Does the toxicity of an element depend on the state of matter (liquid, solid, gas)?
Could there be an element, which is totally non-toxic when it is solid, but toxic when it is liquid. Which elements would fall in that category?
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State of matter has the major effect how much and which way the substance gets into the body. That means, while toxicity is the same, the effective toxicity differs very much.
Similarly, if a medicine is applied, the total amount of the drug is just a part of the effect. The other part is the form and the way how it is applied.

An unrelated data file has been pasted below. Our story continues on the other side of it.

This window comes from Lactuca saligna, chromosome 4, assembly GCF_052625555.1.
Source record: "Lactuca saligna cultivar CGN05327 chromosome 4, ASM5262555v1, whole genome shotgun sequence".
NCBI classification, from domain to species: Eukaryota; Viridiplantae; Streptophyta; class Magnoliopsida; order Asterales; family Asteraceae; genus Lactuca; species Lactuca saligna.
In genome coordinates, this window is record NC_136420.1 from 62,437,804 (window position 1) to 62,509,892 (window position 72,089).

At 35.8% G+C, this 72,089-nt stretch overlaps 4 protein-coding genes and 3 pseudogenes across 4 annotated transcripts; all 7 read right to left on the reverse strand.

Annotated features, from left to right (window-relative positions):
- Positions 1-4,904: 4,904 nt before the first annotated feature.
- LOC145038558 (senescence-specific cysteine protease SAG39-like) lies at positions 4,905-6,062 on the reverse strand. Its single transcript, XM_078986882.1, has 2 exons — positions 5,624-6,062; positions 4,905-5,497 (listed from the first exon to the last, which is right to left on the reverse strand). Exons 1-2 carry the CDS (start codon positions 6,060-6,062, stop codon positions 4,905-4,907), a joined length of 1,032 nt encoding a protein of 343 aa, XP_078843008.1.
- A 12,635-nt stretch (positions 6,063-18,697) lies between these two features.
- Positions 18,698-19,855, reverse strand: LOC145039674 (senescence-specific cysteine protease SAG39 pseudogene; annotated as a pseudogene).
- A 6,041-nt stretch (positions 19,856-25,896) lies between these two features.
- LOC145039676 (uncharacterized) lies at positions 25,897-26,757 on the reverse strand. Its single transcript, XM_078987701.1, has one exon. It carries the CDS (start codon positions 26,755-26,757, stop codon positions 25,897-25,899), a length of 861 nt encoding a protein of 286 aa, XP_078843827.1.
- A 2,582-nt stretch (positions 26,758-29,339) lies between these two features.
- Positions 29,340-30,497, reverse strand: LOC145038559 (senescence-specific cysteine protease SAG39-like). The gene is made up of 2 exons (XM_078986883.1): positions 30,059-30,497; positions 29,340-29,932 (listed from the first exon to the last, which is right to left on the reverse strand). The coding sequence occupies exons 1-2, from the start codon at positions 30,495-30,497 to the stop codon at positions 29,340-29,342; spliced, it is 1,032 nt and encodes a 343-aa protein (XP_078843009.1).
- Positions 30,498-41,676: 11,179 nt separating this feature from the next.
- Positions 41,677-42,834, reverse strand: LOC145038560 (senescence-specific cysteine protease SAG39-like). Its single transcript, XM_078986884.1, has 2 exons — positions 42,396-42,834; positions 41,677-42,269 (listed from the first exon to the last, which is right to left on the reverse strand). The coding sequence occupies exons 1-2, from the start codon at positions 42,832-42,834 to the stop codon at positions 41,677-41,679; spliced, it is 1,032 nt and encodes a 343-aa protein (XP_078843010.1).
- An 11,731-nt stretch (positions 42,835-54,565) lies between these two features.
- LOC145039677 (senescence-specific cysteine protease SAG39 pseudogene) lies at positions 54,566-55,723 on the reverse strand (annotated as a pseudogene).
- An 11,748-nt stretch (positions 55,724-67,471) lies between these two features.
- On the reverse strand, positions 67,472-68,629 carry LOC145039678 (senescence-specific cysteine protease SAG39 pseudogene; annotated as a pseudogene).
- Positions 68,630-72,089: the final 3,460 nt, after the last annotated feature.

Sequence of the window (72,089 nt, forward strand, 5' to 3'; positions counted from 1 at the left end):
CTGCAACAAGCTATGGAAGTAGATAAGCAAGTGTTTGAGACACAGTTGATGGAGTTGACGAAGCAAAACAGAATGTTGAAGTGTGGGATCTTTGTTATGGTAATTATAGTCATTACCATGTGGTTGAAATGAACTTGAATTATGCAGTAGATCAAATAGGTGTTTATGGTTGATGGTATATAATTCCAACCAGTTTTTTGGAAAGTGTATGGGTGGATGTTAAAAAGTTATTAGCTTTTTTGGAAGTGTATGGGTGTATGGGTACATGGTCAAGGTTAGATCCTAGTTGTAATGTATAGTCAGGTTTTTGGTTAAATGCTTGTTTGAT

Generally, toxicity ( or medication effect ) decreases in order:
gas/vapour > inhaled aerosol or infusion liquid > swallowed liquid/solution > solid/dust > solid/pieces
as it follows the effectiveness of the substance transfer to body fluids on molecular level.
Typical example is mercury.
Liquid mercury has relatively low toxicity. If you digest it, the major symptom is diarrhea.
Mercury vapours, that are created by slow evaporation of spilled mercury, are highly toxic, if they are inhaled.
Another case are insoluble salts of poisonous metals. Solutions of barium salts are poisonous, but ingestion of thick milk ( rather fluid mash ) of insoluble barium sulphate is/was used in roentgen examination of digestion tract.